Friday, August 29, 2008

Congressional fumbling should help McCain


Democrats and Republicans have scripted their conventions as tightly as possible. But after delegates return home with buttons, badges and banners, the curtain will rise on a more unruly drama: the fall session of Congress. And it could affect the November election more than the conventions. The House and Senate return to Washington Monday, Sept. 8. House Speaker Nancy Pelosi and Senate Majority Leader Harry Reid hope it will be a short session, ending on Sept. 26. That will allow members to go home and campaign, not to return until after Election Day. Good luck.

Congress hasn't yet passed any one of the 12 appropriations bills needed to fund the government when the new fiscal year begins Oct. 1. And Congress isn't likely to pass them through both houses and get them to the president before leaving town. The goal here for Mr. Reid and Mrs. Pelosi is to delay passing a budget until the next president is inaugurated. If the Democrats get their wish and sweep the November elections, Barack Obama's swearing-in ceremony will mark the opening of the spending floodgates.

Before they get there, however, this Congress must first pass stopgap legislation that will pay the federal government's bills for the next few months. Usually, that is done with a "continuing resolution," a bill that simply funds the government at its current level for a short period of time. But a continuing resolution is fraught with political problems for Democrats. Members, desperate for their election-year pork-barrel spending, could band together and threaten to withhold support if their earmarks are not inserted into spending bills. If that happens, say goodbye to Democratic claims of fiscal responsibility.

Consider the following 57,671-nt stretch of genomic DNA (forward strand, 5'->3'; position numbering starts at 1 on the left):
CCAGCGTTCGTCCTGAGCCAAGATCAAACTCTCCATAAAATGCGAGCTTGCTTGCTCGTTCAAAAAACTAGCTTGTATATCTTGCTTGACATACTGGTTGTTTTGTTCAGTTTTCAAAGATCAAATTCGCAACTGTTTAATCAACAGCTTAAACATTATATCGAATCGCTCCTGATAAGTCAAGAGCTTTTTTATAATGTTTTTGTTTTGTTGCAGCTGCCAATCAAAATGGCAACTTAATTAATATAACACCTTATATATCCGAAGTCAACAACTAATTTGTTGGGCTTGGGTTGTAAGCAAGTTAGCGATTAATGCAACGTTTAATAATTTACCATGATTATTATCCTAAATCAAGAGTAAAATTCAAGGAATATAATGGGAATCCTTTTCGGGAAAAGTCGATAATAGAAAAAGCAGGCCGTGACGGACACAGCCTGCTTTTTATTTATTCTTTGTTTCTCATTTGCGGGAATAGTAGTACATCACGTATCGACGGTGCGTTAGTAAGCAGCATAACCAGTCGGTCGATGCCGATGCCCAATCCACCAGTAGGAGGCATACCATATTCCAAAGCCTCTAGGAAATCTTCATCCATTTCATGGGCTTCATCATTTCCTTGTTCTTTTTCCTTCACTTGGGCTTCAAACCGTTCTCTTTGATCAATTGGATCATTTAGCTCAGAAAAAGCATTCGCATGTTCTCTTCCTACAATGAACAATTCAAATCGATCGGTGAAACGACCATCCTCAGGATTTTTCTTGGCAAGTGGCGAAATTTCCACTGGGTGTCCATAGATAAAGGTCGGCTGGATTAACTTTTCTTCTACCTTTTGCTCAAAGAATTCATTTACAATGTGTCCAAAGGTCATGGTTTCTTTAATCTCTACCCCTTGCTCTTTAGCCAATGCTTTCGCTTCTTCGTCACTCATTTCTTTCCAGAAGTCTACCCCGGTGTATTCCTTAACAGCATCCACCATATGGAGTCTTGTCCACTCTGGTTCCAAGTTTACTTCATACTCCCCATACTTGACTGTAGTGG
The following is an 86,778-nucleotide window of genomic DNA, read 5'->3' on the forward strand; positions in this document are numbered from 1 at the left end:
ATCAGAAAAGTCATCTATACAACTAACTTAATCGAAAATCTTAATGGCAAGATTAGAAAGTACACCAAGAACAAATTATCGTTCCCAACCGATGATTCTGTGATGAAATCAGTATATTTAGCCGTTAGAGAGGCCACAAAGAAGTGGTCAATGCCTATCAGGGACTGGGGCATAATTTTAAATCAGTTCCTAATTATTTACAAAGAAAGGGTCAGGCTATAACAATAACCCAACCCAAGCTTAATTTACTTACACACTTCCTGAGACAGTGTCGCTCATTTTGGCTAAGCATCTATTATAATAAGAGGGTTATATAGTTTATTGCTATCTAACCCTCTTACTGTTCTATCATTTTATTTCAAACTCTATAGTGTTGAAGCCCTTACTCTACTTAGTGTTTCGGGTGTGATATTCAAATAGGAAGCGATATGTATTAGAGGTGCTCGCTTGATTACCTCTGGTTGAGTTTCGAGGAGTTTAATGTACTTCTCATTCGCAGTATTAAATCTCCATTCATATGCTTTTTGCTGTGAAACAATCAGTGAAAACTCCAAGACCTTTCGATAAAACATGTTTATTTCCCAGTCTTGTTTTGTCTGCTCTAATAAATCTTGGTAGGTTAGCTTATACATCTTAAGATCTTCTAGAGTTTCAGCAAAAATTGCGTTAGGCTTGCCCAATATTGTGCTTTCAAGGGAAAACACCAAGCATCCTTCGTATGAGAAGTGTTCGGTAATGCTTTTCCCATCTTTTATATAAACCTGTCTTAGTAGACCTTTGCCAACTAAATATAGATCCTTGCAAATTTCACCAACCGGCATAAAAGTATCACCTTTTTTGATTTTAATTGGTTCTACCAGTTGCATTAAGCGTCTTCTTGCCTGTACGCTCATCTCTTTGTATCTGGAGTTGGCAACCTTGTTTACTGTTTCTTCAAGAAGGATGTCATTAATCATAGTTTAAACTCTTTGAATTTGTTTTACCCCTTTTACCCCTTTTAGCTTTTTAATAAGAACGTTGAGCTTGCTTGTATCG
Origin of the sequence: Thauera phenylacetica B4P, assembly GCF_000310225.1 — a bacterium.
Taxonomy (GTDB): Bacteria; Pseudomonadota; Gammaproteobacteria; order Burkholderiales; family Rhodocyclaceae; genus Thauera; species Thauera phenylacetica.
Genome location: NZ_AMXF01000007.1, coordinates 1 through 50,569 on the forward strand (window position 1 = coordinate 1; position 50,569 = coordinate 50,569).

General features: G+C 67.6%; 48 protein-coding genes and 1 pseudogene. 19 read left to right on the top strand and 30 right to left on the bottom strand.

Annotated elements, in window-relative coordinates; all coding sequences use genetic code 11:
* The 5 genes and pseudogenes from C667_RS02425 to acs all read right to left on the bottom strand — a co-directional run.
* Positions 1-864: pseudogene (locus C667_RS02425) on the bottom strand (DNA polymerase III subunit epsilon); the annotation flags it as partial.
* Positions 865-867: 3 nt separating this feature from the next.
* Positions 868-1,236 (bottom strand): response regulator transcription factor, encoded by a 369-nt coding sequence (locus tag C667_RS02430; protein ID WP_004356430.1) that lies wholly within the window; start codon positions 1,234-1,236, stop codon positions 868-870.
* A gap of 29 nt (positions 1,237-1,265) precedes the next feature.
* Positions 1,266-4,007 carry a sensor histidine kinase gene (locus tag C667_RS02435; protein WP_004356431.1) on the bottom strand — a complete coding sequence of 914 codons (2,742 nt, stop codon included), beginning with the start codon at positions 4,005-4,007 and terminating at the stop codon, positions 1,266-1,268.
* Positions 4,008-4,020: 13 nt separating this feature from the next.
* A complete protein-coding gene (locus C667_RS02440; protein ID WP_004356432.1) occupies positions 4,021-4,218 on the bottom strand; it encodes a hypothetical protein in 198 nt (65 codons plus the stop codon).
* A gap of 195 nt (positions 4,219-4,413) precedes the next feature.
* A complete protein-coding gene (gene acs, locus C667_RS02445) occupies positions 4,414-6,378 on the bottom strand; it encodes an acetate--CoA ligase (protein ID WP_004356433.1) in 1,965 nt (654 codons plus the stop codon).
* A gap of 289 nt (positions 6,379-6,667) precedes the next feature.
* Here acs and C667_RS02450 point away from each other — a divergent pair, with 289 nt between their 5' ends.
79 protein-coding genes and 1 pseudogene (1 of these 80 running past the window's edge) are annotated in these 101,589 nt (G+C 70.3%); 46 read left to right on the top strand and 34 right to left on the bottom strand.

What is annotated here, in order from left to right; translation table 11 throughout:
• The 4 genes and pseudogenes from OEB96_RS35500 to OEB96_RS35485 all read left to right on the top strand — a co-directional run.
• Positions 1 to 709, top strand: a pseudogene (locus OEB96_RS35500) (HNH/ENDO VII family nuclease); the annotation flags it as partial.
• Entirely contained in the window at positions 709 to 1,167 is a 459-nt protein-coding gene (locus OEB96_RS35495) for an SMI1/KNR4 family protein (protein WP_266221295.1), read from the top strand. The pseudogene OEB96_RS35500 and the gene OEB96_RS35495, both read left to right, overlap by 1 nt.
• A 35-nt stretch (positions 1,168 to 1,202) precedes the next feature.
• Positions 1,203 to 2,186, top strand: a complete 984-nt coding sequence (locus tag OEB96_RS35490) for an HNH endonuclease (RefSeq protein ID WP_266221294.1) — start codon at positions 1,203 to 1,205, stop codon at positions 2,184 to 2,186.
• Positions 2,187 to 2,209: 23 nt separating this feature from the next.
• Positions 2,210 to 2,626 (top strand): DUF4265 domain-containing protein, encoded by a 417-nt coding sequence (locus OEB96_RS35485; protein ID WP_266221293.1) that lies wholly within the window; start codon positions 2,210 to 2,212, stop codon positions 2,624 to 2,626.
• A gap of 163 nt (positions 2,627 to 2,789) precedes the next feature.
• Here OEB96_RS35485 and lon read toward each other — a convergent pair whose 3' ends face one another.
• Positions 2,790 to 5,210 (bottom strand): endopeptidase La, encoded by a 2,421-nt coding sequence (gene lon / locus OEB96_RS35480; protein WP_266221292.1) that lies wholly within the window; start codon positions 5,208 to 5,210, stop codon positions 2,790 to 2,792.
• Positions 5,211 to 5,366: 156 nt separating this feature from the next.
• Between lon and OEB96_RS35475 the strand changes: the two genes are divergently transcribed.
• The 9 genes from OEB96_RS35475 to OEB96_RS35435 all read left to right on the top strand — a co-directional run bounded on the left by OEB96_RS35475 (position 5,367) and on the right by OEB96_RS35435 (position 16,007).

Another problem is oil. There is a congressional ban on drilling on the outer continental shelf that will expire on Oct. 1, if it isn't first reauthorized. Typically, the ban is reauthorized as part of the Interior Department appropriations bill. But this year the president says he will veto that bill if the House and Senate don't allow an up-or-down vote on drilling there. That sets up a political showdown. Mrs. Pelosi and Mr. Reid could try stuffing the ban into the continuing resolution. But that runs the risk of a government shutdown over spending and increasing domestic energy supplies -- a fight that is sure to focus public attention just weeks before the election.

Adding fuel to this fire is Sen. Charles Schumer, the Democrat in charge of increasing his party's majority in the Senate. He said recently that "the drilling issue has peaked," and is therefore less inclined to support a compromise to open the outer continental shelf. Normally politically acute, Mr. Schumer is either bluffing or out of touch with public opinion, which seems to favor Republicans on the issue nearly everywhere. Mrs. Pelosi and Mr. Reid could offer a drilling expansion bill that doesn't do much to open new territory, but which would include billions in new spending and would impose a "windfall profits" tax. But voters would sniff out such a phony ploy to do something about $4 gas....

The end result of all of these messy fights is that a Congress -- which hit a record low 14% approval rating in a July Gallup Poll before its members left on summer vacation -- may become even more unpopular.

Inevitably, John McCain and Barack Obama will be drawn into these fights. And, although both are sitting senators, the advantage may go to Mr. McCain. Democrats control Congress, so they are accountable. Mr. Reid and Mrs. Pelosi are two of the worst advertisements for Congress imaginable. And Mr. McCain has an impressive record of political reform he can invoke, whereas Mr. Obama, who has yet to complete his first term in the Senate, has no accomplishments to point to that demonstrate that he is an agent of change. The 110th Congress is an excellent target for Mr. McCain. He ought to take careful aim at it and commence firing.